“Northeast Asia Alliances” (NAPSNet Daily Report, March 25, US)

Republic of Korea

1. DPRK on US-Led War on Iraq

The DPRK on Tuesday claimed the US may attack the DPRK, sparking a “second Iraqi crisis.” Labeled by US President George W. Bush as a part of an “axis of evil” with Iraq and Iran, the DPRK fears that it may be targeted after the US-led attack on Baghdad. It accuses the US of inciting the dispute over its suspected nuclear weapons programs to create an excuse for invasion. “No one can vouch that the US will not spark the second Iraqi crisis on the Korean Peninsula,” North Korea’s state-run Minju Joson newspaper said. The DPRK will “increase its national defense power on its own without the slightest vacillation no matter what others may say,” the paper said. The DPRK said Monday that the US is using the war against Iraq as a test for military action against the DPRK.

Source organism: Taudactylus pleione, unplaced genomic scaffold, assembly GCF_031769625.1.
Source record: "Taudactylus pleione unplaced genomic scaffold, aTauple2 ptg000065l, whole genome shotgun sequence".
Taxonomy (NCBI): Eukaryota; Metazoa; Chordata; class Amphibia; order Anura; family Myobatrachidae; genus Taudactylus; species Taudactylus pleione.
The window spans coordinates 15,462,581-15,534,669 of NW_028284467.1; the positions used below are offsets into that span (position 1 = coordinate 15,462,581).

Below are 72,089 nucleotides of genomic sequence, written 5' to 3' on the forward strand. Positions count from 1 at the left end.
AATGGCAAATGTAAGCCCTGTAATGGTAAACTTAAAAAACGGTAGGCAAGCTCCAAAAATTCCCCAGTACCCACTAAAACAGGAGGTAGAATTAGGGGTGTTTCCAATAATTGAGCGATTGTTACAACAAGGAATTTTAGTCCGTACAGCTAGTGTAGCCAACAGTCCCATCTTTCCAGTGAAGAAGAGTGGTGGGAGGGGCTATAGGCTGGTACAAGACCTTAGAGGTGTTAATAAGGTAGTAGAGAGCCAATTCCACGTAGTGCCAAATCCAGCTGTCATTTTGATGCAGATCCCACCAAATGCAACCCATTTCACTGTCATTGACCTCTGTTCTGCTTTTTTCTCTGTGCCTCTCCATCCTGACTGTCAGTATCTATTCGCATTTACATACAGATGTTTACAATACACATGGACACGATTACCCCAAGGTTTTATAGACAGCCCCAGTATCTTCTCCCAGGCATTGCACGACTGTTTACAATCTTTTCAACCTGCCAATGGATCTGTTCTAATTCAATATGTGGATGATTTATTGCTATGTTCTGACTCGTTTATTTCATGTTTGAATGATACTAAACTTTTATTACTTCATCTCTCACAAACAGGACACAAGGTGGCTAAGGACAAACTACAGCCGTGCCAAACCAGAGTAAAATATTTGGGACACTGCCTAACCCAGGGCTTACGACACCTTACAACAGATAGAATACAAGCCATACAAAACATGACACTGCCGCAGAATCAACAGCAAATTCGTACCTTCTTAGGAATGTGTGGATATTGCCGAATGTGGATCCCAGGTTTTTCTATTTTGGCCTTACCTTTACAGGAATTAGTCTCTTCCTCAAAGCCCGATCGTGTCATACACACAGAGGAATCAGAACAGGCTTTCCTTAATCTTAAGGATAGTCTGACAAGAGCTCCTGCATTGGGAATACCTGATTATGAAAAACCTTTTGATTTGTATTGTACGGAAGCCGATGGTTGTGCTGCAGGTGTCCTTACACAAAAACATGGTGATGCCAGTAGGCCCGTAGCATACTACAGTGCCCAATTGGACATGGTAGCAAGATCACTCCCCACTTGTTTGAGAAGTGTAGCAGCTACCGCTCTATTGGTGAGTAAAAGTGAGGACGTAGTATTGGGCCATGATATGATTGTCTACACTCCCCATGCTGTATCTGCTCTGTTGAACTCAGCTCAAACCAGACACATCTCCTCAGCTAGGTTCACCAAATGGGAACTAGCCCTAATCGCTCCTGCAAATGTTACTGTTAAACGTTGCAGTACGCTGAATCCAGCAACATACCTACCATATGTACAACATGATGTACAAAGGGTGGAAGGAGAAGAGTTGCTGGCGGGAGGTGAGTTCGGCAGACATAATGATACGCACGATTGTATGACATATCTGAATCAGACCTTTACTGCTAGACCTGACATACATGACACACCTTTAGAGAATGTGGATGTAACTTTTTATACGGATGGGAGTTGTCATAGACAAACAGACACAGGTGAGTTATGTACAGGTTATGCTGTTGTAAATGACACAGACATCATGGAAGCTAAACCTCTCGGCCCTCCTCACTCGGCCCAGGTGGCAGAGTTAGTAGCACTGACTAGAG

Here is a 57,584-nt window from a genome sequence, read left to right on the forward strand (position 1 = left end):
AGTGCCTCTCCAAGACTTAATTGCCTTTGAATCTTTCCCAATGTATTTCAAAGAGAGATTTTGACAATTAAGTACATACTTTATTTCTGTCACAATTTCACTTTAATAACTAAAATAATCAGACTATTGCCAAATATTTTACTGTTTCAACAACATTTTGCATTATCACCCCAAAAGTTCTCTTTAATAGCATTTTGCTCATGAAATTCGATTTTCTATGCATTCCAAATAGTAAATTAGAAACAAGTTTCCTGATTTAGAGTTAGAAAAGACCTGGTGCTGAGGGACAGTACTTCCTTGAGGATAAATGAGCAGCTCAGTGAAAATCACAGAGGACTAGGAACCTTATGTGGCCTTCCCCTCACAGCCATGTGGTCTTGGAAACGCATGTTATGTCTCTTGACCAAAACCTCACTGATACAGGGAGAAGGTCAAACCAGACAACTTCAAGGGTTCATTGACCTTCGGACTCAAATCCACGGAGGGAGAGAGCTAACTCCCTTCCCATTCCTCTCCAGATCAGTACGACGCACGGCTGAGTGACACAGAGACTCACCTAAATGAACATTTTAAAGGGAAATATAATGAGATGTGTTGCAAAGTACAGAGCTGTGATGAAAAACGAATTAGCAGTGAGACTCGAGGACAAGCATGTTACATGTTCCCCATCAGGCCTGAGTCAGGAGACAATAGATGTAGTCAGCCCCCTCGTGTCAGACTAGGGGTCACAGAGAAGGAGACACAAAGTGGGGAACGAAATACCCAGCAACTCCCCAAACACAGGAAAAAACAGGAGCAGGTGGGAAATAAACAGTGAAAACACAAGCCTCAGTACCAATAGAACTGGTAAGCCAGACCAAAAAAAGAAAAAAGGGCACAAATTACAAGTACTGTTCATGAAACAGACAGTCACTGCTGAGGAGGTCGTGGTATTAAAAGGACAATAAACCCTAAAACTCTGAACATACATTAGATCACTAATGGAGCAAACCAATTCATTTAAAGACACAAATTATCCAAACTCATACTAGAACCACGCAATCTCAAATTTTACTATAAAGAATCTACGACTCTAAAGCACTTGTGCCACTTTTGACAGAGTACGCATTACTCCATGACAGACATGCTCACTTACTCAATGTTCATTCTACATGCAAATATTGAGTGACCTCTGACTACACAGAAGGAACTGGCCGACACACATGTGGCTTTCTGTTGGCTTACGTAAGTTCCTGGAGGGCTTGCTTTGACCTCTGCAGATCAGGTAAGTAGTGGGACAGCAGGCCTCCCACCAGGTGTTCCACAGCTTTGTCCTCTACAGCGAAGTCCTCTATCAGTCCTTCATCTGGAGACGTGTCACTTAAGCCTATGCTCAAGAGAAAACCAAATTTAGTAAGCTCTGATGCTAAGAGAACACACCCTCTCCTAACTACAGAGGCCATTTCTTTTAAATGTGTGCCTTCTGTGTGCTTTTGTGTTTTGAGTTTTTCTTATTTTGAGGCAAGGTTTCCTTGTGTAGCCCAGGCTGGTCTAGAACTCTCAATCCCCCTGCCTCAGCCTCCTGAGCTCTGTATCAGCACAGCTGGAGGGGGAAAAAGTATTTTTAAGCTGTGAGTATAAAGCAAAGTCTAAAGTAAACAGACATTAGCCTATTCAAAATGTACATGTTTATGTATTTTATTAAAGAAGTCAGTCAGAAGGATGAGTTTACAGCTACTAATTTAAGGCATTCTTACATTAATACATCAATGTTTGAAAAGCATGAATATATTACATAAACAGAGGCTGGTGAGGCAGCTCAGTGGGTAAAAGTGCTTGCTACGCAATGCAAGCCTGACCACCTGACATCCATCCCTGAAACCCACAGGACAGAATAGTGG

“DPRK on US-Led War on Iraqi” (NAPSNet Daily Report, March 25, US) “DPRK-US Relations” (NAPSNet Daily Report, March 24, PRC)

2. DPRK-US Relations

The DPRK may be softening its stance on talks over its revived nuclear ambitions despite renewed threats to quit the 1953 armistice which ended the Korean war. US Assistant Secretary of State James Kelly said on Wednesday there were signs that the DPRK might be easing its insistence that its nuclear programs can only be addressed in direct US-North Korean talks. “We have detected indications (there is) possibly some softening of that,” Kelly, the State Department’s point man for east Asian and Pacific affairs, told the Senate Foreign Relations Committee without elaborating. Kelly stated after the hearing the possible easing in the DPRK’s position was suggested in part by a press report and he said it might amount to nothing.